For several decades, the prices of services have been rising more rapidly than the prices of goods in Canada and the other major industrialized countries. In 2002, this gap between the growth rates of these two components of the consumer price index (CPI) widened considerably, leading researchers to ask if this was the beginning of a trend. Analysis reveals, however, that the gap is based on short-term dynamics and that it appears to be independent of the trend in the development of the overall price level. Evidence also shows that the gap is eventually reabsorbed. The authors examine a number of potential causes for the prices of services to rise faster than those of goods. These include the more rapid pace of productivity growth in the goods sector, the greater openness of goods to foreign trade, and stronger growth in the demand for services.
The resurgence of sizable current account imbalances in the major economies in recent years, particularly the tripling of the U.S. deficit, has led to renewed academic and public discussions about their sustainability. Jacob's main objective is to show that current account balances are simply the outcome of various relative structural and cyclical forces between trading partners. He reviews the factors behind the changes in the current account positions of the three largest industrial economies (the United States, Japan, and the euro area). Two strong determinants shaping the current account balances are the faster increase in U.S. productivity compared with that of other major economies and, more recently, the loosening in the U.S. fiscal stance. Jacob also reviews a range of outside assessments from such sources as the Organisation for Economic Co-operation and Development and the International Monetary Fund, as well as the academic literature, to determine the possible risks to macroeconomic and financial stability.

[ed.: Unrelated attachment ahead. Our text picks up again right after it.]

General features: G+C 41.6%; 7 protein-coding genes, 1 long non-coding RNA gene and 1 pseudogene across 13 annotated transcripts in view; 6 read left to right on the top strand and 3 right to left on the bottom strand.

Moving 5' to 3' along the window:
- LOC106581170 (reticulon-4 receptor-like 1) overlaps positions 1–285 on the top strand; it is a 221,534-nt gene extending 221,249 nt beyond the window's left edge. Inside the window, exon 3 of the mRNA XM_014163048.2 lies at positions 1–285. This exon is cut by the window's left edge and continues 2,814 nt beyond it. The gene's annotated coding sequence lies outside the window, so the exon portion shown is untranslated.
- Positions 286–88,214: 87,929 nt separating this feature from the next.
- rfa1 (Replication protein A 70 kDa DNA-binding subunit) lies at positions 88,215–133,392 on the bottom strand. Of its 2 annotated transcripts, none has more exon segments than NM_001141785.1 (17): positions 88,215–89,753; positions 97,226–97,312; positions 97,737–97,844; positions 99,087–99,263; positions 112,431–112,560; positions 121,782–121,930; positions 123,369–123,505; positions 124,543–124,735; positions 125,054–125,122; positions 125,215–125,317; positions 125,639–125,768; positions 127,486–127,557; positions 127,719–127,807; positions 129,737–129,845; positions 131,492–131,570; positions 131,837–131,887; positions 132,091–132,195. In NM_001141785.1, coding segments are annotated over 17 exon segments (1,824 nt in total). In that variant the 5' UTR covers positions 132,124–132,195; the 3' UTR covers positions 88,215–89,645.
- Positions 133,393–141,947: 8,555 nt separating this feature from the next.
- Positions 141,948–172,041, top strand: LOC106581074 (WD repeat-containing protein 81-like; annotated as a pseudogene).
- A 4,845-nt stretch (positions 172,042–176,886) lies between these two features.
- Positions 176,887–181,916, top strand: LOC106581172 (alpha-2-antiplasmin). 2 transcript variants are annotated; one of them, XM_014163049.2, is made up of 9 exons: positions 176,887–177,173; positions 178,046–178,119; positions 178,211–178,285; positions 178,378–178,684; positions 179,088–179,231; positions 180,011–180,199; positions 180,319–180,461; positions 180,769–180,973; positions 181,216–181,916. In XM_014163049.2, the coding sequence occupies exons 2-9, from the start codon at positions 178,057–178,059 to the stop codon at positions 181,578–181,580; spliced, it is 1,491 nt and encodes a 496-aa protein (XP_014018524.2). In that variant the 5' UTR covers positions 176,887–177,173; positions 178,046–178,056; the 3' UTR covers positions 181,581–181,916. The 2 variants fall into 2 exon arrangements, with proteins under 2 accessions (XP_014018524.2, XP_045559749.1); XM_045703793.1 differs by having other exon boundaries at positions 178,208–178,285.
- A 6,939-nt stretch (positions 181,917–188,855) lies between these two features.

Technological progress and the liberalization of capital flows have both contributed to the considerable changes in global equity markets over the past few decades. Yet obstacles to international capital flows still exist, leading to segmentation of markets and creating incentives for corporate managers to adopt financial policies such as international cross-listing. In exploring the costs and benefits of cross-listing, Chouinard and D'Souza find that U.S. exchanges are attracting an increasing share of cross-listed firms. The empirical studies they review suggest that the cost of equity capital declines following a foreign listing as a result of lower transactions costs or an improvement in the quality and quantity of firm-specific information available to investors. As well, informational asymmetries across countries prevent simultaneous price discovery across exchanges.